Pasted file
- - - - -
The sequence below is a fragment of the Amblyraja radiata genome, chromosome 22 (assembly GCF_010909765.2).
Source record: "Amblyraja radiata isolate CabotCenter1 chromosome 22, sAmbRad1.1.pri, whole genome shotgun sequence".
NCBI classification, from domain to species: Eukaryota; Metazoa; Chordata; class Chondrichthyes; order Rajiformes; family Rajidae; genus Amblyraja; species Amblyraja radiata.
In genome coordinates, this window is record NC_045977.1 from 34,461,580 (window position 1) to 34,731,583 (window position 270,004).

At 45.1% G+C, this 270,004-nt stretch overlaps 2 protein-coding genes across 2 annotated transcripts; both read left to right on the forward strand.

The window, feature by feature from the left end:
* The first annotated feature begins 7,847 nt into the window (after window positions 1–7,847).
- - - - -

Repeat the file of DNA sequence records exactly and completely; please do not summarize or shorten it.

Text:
The sequence below is a fragment of the Amblyraja radiata genome, chromosome 22 (assembly GCF_010909765.2).
Source record: "Amblyraja radiata isolate CabotCenter1 chromosome 22, sAmbRad1.1.pri, whole genome shotgun sequence".
NCBI classification, from domain to species: Eukaryota; Metazoa; Chordata; class Chondrichthyes; order Rajiformes; family Rajidae; genus Amblyraja; species Amblyraja radiata.
In genome coordinates, this window is record NC_045977.1 from 34,461,580 (window position 1) to 34,731,583 (window position 270,004).

At 45.1% G+C, this 270,004-nt stretch overlaps 2 protein-coding genes across 2 annotated transcripts; both read left to right on the forward strand.

The window, feature by feature from the left end:
* The first annotated feature begins 7,847 nt into the window (after window positions 1–7,847).